Mark: But going through that analysis enables you then to come up with a different pricing structure for customers you’re not even looking at initially.

Betsy: In this case, after both pre- and post-activity based cost accounting and profitability modeling, we went to a tiered price structure where we had six different tiers of pricing depending on different attributes of the relationship. We achieved over ninety-eight percent of the customers being profitable once we fit them into one of those six buckets.

Understanding your costs are in advance of taking on clients.

Betsy: You can model costs and profitability based on certain assumptions and it’s a prudent thing to do, particularly if the agreement you’re entering into with a customer lets you specify the expectations of scope. Then, if the scope differs from what was expected, you have the mechanism to go back and renegotiate the price.

Mark: A lot of costs are step costs, not incremental, as in my example of the client that had a quality department just for one customer. The department goes away if the customer goes away. However, there are situations where it’s not just as straightforward as just plugging in the numbers. It requires somebody looking at things and making judgments – it’s almost always gray, not black and white.

Betsy: This is where bringing in a higher-level resource that’s able to do the analysis from an activity based approach that can truly assist the company become more profitable. You're adding overhead as you’re adding to the finance and accounting team. But if it’s helping you manage your customers better and get higher prices, it will pay off in the long run.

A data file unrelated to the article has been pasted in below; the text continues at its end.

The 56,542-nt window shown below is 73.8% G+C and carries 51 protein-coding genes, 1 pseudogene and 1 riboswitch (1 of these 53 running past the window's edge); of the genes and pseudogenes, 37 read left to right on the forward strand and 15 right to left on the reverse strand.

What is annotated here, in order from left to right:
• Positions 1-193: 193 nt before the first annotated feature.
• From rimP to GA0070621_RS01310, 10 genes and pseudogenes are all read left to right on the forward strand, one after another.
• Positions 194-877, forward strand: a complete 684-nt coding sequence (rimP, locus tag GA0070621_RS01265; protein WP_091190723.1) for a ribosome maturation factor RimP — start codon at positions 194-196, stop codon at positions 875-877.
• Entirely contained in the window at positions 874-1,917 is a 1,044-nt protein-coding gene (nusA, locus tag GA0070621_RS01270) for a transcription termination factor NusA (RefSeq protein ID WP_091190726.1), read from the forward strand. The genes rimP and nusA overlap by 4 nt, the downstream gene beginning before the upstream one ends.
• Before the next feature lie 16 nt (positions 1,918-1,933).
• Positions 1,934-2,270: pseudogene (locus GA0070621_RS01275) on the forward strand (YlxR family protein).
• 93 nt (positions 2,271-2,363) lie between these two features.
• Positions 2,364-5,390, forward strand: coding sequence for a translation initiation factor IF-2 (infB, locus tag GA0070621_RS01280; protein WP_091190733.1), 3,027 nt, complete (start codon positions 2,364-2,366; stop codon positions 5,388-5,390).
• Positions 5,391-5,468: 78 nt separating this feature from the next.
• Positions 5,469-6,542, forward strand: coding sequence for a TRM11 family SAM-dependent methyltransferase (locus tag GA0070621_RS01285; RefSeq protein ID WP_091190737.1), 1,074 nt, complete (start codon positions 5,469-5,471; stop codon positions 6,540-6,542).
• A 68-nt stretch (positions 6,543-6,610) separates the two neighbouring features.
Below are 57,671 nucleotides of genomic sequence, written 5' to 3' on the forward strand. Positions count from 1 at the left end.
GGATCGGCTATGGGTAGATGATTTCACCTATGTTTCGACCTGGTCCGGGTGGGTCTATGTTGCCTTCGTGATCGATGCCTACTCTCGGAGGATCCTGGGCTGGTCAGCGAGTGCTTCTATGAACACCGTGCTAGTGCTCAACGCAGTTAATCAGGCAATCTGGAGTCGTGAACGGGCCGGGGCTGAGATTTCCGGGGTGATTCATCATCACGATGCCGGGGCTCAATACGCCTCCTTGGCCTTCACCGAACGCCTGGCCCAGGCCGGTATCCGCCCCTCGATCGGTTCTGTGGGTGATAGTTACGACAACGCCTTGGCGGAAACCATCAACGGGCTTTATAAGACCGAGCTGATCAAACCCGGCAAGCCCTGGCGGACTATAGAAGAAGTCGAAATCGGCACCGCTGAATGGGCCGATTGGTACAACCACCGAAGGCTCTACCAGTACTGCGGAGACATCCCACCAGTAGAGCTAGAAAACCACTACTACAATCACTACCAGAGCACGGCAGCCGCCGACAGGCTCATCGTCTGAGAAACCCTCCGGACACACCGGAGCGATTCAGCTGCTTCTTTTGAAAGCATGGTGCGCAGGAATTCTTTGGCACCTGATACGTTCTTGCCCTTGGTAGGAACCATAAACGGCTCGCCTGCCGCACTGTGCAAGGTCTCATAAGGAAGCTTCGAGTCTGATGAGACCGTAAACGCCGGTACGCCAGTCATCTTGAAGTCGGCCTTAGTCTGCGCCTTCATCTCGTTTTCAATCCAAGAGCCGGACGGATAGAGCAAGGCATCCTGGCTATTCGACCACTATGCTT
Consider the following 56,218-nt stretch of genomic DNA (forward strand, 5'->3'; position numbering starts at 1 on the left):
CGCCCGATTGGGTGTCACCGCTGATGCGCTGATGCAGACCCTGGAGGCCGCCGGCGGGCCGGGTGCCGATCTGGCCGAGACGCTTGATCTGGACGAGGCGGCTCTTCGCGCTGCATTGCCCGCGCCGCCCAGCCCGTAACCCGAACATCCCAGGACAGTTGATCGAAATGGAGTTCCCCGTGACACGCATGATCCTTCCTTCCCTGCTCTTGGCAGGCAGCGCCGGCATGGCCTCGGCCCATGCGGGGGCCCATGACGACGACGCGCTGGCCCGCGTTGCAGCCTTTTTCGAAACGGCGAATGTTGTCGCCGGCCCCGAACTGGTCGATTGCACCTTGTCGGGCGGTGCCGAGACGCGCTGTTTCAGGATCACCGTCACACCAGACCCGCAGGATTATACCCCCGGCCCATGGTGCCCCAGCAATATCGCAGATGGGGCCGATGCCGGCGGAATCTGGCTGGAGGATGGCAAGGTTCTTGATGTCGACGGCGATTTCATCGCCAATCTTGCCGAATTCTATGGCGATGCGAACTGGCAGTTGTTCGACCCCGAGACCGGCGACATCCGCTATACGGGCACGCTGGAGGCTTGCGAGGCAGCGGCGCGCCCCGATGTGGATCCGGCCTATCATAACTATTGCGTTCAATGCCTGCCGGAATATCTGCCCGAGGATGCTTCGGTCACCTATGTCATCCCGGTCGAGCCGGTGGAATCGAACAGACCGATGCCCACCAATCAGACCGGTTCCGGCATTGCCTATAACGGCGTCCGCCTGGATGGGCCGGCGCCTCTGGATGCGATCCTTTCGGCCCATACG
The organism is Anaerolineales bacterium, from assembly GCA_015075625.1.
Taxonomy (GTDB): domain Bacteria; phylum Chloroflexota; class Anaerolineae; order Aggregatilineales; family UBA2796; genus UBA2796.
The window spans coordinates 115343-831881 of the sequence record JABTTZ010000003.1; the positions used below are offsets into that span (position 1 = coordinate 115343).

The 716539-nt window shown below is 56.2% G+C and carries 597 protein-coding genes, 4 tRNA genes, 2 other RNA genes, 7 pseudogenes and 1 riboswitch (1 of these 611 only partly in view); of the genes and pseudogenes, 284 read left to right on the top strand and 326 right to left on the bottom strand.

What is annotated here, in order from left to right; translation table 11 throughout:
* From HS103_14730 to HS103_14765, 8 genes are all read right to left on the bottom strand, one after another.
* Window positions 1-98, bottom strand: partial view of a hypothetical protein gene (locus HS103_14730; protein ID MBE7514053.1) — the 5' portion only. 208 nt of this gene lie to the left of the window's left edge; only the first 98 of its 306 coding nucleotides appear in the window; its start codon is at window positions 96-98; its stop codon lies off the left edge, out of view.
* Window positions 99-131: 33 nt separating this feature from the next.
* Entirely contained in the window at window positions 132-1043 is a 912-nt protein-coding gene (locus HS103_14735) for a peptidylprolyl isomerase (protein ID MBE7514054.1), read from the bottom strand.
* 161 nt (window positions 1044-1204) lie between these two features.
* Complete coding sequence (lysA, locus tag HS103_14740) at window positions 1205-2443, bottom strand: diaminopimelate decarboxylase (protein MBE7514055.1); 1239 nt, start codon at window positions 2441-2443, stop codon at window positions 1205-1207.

Final Thoughts on Not Losing Money on Your Largest Customers.

Betsy: I think an entrepreneur or CEO needs to have someone available to them that really understands how to analyze the cost side because usually the sales department or the entrepreneur understands the revenue side. So they really need to understand the cost side to be able to drive it down to a profitability equation on a customer basis.

Jay: Yes, I’ll go along with that.

Mark: And it’s usually not the direct costs that are mislabeled or misallocated. It’s all those indirect costs.

Jay: I think one of the things we bring to a company is the ability to sit the owner down with the salespeople, once we have the numbers, and determine where we are going from here. What is the game plan for this customer and is it desirable to keep them? Are they profitable and if not, is there some way to make them profitable? We can be the central point, in a company, for that discussion.

About the Florida CFO Group

Founded in 2010 the Florida CFO Group provides CFO services and support in raising growth capital, mergers and acquisitions, recapitalization, or structuring to meet ongoing opportunities to Florida's growth companies. The Florida CFO Group's partners have been providing CFO services on a fractional share (part-time) or interim basis over the past decade and specialize in cost-effective financial reporting, budgeting, forecasting, controls and financial management. Each embodies a wealth of financial skills as well as experience in servicing clients in a consultative CFO manner across markets including agriculture, construction and development, government contracting, healthcare, manufacturing, not-for-profit, private equity, real estate, technology, and wholesale and distribution.